Logistic regression with Wilson intervals

Introduction

Back in 2010 I wrote a short article on the logistic (‘S’) curve in which I described its theoretical justification, mathematical properties and relationship to the Wilson score interval. This observed two key points.

  • We can map any set of independent probabilities p ∈ [0, 1] to a flat Cartesian space using the inverse logistic (‘logit’) function, defined as
    • logit(p) ≡ log(p / 1 – p) = log(p) – log(1 – p),
    • where ‘log’ is the natural logarithm and logit(p) ∈ [-∞, ∞].
  • By performing this transformation
    • the logistic curve in probability space becomes a straight line in logit space, and
    • Wilson score intervals for p ∈ (0, 1) are symmetrical in logit space, i.e. logit(p) – logit(w⁻) = logit(w⁺) – logit(p).
Logistic curve (k = 1) with Wilson score intervals for n = 10, 100.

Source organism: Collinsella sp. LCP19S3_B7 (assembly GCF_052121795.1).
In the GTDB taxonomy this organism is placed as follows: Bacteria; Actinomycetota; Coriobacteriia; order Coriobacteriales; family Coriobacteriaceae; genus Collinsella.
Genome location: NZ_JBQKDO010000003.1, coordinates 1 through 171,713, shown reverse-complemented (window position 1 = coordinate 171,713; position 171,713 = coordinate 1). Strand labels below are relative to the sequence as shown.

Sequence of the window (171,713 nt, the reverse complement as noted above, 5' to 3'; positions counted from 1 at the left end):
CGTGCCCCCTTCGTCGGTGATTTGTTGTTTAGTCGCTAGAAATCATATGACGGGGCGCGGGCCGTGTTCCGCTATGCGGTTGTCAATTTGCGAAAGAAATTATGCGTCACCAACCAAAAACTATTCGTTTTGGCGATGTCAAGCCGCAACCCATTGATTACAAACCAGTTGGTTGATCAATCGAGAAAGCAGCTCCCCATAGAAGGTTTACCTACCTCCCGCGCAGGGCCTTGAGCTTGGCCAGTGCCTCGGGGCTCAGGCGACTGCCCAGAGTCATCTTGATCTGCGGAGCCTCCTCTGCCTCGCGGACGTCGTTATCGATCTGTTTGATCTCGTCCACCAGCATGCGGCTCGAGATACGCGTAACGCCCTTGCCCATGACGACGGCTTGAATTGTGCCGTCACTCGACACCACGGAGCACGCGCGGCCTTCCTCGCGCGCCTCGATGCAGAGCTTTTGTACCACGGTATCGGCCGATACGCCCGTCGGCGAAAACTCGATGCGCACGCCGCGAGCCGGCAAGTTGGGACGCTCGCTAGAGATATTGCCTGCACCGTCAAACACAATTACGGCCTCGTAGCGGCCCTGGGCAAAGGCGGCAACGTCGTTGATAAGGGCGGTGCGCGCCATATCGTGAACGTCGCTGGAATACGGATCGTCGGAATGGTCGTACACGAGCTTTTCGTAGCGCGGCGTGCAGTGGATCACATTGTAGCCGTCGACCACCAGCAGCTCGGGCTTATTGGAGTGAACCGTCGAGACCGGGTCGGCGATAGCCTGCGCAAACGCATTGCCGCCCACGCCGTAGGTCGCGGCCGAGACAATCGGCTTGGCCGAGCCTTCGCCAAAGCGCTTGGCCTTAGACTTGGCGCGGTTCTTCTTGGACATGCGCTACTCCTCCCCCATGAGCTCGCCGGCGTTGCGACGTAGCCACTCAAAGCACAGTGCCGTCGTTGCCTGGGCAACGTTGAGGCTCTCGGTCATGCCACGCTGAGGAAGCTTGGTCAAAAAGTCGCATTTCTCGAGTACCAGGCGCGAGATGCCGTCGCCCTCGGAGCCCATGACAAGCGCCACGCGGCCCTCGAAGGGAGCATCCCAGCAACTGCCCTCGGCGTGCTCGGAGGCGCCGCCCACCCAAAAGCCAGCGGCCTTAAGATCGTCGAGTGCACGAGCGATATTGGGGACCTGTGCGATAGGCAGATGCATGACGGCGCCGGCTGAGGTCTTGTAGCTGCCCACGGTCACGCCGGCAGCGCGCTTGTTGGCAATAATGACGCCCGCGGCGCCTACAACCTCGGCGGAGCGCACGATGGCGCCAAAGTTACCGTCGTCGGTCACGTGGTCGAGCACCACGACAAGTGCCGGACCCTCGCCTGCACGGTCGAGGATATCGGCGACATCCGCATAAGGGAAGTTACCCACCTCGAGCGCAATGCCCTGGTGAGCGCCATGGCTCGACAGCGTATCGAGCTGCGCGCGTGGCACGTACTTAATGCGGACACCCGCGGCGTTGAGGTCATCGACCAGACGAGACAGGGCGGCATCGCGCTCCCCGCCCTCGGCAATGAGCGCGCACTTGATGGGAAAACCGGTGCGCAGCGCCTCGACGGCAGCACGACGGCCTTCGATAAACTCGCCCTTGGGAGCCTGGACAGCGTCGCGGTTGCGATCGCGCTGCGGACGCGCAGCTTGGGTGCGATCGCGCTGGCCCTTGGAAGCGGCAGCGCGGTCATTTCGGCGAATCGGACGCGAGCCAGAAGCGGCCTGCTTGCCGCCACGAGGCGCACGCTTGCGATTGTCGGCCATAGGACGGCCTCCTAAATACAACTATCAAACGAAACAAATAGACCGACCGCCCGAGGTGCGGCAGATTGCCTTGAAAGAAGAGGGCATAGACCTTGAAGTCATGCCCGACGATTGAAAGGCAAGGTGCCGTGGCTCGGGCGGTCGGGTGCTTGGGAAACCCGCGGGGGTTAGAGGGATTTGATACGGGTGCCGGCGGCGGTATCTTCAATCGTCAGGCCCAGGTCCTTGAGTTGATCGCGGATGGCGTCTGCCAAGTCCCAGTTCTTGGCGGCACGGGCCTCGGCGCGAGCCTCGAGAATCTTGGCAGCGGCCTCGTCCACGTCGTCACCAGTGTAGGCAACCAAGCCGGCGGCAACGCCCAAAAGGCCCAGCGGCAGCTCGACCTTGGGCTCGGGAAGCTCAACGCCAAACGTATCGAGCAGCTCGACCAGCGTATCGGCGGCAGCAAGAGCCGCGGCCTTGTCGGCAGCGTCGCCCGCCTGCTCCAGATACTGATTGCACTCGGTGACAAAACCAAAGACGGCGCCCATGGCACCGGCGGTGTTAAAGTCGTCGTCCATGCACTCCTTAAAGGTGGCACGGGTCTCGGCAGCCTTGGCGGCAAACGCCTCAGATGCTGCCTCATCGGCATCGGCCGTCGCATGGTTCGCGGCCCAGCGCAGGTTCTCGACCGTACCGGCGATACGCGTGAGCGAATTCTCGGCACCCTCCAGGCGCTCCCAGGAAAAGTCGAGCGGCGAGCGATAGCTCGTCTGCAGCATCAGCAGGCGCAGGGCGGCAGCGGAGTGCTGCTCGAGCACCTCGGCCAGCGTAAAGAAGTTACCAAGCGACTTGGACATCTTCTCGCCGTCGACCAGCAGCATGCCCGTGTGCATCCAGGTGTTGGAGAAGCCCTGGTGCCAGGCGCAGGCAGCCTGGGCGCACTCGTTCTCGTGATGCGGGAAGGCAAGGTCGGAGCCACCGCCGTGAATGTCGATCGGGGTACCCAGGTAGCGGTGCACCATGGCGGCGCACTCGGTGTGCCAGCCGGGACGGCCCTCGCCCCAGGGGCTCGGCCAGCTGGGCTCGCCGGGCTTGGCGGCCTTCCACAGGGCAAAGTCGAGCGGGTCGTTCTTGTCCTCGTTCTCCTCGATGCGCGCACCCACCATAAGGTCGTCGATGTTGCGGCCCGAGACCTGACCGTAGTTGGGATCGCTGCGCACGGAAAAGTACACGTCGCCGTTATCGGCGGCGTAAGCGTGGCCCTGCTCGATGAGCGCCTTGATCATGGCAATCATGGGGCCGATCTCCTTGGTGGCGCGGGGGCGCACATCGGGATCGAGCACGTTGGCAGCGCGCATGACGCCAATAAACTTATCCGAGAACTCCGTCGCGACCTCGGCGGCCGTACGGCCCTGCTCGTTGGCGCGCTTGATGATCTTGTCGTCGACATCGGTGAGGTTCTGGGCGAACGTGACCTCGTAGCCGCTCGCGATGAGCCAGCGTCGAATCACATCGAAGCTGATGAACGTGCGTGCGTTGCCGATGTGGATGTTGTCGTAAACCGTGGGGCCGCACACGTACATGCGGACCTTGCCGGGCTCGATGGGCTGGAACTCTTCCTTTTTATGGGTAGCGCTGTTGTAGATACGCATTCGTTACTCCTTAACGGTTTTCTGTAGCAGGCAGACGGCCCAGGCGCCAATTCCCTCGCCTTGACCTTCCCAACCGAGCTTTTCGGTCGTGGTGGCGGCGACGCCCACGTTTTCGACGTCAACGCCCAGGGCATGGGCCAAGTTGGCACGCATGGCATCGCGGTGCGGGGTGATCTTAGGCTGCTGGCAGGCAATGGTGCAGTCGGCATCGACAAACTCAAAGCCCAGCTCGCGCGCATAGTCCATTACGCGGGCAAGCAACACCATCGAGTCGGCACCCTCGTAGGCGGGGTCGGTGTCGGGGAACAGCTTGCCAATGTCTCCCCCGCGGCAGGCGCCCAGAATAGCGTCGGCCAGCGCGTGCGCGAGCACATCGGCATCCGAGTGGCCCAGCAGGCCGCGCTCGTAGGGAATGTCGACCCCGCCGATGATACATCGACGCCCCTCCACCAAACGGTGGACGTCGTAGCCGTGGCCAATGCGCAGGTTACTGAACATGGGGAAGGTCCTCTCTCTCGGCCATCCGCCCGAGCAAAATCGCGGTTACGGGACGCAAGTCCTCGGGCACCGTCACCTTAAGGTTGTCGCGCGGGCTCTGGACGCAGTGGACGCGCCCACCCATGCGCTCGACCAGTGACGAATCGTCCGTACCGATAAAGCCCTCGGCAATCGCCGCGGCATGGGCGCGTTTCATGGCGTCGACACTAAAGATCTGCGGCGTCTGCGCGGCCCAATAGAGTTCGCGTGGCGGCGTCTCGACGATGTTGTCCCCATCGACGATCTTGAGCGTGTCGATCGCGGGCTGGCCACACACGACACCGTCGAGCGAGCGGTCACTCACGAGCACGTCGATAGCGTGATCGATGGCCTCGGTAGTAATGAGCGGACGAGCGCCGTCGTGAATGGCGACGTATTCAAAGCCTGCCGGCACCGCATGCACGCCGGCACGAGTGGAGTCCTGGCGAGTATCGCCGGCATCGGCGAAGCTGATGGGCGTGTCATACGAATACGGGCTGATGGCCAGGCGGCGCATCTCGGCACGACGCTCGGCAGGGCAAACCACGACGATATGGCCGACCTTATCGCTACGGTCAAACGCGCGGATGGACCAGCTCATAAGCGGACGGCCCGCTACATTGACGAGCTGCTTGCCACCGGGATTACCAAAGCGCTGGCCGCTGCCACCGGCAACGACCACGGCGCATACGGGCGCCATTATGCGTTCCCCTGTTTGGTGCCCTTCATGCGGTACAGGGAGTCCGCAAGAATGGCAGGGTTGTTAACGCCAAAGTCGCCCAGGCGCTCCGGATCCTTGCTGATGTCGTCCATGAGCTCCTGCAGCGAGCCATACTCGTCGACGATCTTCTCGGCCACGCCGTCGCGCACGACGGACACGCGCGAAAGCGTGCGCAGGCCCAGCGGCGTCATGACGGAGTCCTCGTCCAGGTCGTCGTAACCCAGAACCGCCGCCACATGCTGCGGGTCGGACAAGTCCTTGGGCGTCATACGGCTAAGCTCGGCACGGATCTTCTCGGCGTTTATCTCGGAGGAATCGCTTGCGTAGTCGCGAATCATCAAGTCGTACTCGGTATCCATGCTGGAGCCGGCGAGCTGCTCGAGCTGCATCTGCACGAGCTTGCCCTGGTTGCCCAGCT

Logistic curve (k = 1) with Wilson score intervals for n = 10, 100.

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Binomial algorithm snippets

Introduction

Elsewhere on this blog I summarise an analysis of the performance of a broad range of different confidence interval calculations and 2 × 2 contingency tests against equivalent ‘exact’ Binomial tests calculated from first principles.

For transparency, it is necessary to show how I went about computing these results.

Many of these algorithms are summarised in mathematical terms in this paper. However, for those who wish to recreate the computation, here is the code in the programming language C.

Warning: colleagues have pointed out that this post is not for the faint hearted!

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